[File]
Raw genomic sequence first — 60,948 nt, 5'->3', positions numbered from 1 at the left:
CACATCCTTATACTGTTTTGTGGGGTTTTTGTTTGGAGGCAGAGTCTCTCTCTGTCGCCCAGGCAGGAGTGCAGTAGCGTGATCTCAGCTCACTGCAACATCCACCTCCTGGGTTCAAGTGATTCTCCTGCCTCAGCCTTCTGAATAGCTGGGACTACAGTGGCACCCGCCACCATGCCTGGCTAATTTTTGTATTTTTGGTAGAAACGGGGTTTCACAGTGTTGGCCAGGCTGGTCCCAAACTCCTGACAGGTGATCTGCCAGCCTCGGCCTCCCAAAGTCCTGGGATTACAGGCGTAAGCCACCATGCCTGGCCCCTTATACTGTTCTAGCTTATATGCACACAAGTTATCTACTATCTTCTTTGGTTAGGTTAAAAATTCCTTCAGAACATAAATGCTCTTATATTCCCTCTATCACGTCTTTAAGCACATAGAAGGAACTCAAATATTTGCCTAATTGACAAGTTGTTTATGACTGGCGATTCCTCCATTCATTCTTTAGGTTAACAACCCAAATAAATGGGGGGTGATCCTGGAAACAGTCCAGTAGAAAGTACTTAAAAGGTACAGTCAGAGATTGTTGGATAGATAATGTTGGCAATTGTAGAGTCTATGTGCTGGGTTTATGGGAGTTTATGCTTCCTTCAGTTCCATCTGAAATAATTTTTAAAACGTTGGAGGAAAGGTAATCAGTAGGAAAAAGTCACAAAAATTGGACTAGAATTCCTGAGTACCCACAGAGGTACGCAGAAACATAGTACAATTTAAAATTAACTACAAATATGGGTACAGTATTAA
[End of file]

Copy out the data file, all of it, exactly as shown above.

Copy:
Raw genomic sequence first — 60,948 nt, 5'->3', positions numbered from 1 at the left:
CACATCCTTATACTGTTTTGTGGGGTTTTTGTTTGGAGGCAGAGTCTCTCTCTGTCGCCCAGGCAGGAGTGCAGTAGCGTGATCTCAGCTCACTGCAACATCCACCTCCTGGGTTCAAGTGATTCTCCTGCCTCAGCCTTCTGAATAGCTGGGACTACAGTGGCACCCGCCACCATGCCTGGCTAATTTTTGTATTTTTGGTAGAAACGGGGTTTCACAGTGTTGGCCAGGCTGGTCCCAAACTCCTGACAGGTGATCTGCCAGCCTCGGCCTCCCAAAGTCCTGGGATTACAGGCGTAAGCCACCATGCCTGGCCCCTTATACTGTTCTAGCTTATATGCACACAAGTTATCTACTATCTTCTTTGGTTAGGTTAAAAATTCCTTCAGAACATAAATGCTCTTATATTCCCTCTATCACGTCTTTAAGCACATAGAAGGAACTCAAATATTTGCCTAATTGACAAGTTGTTTATGACTGGCGATTCCTCCATTCATTCTTTAGGTTAACAACCCAAATAAATGGGGGGTGATCCTGGAAACAGTCCAGTAGAAAGTACTTAAAAGGTACAGTCAGAGATTGTTGGATAGATAATGTTGGCAATTGTAGAGTCTATGTGCTGGGTTTATGGGAGTTTATGCTTCCTTCAGTTCCATCTGAAATAATTTTTAAAACGTTGGAGGAAAGGTAATCAGTAGGAAAAAGTCACAAAAATTGGACTAGAATTCCTGAGTACCCACAGAGGTACGCAGAAACATAGTACAATTTAAAATTAACTACAAATATGGGTACAGTATTAA